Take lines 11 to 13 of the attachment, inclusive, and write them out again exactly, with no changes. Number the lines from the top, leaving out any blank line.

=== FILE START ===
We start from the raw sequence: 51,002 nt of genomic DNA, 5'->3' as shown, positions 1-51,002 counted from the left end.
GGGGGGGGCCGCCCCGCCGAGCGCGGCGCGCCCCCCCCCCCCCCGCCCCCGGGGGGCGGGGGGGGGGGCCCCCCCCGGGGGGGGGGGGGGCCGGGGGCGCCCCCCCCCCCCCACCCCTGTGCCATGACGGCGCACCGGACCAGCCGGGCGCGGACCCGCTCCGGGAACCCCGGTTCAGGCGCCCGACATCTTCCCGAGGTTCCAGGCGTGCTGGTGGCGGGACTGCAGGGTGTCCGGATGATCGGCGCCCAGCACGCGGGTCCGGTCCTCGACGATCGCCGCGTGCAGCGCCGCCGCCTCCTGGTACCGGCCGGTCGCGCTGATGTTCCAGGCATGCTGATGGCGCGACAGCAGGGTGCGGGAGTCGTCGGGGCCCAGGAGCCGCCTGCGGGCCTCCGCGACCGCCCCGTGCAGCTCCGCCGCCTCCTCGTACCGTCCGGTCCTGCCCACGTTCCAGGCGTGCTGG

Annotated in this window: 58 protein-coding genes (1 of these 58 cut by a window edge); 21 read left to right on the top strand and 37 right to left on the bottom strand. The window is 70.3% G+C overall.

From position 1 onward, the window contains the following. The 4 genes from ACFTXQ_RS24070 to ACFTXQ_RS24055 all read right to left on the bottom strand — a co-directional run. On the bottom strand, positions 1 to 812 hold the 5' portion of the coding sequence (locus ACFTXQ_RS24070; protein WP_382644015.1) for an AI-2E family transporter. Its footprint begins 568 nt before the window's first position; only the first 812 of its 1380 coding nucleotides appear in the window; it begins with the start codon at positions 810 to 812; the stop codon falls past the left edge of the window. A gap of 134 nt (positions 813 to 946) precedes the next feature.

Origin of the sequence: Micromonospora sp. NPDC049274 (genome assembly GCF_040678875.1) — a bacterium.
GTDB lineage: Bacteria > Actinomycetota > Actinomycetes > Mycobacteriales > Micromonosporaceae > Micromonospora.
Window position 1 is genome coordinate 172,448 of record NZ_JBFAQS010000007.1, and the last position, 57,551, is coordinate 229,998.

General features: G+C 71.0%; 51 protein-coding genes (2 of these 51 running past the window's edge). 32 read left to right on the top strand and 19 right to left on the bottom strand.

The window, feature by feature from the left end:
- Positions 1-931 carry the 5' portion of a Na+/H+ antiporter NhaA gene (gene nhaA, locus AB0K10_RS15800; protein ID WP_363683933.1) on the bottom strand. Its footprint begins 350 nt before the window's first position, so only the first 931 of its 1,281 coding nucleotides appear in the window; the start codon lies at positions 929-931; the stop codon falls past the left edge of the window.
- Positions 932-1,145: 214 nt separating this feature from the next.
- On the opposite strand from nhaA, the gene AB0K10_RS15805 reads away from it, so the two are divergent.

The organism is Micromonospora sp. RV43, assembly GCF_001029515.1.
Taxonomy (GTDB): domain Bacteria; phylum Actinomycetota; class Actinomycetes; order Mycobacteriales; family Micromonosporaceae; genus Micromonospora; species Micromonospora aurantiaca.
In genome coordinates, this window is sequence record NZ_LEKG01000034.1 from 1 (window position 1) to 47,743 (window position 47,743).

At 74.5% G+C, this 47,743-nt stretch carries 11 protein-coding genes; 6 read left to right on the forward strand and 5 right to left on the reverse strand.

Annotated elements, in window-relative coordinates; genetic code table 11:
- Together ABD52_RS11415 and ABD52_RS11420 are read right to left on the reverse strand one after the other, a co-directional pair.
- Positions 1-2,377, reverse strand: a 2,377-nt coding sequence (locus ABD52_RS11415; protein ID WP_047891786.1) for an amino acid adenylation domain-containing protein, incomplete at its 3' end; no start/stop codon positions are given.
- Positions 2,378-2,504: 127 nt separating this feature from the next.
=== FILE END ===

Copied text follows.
- Positions 932-1,145: 214 nt separating this feature from the next.
- On the opposite strand from nhaA, the gene AB0K10_RS15805 reads away from it, so the two are divergent.

The organism is Micromonospora sp. RV43, assembly GCF_001029515.1.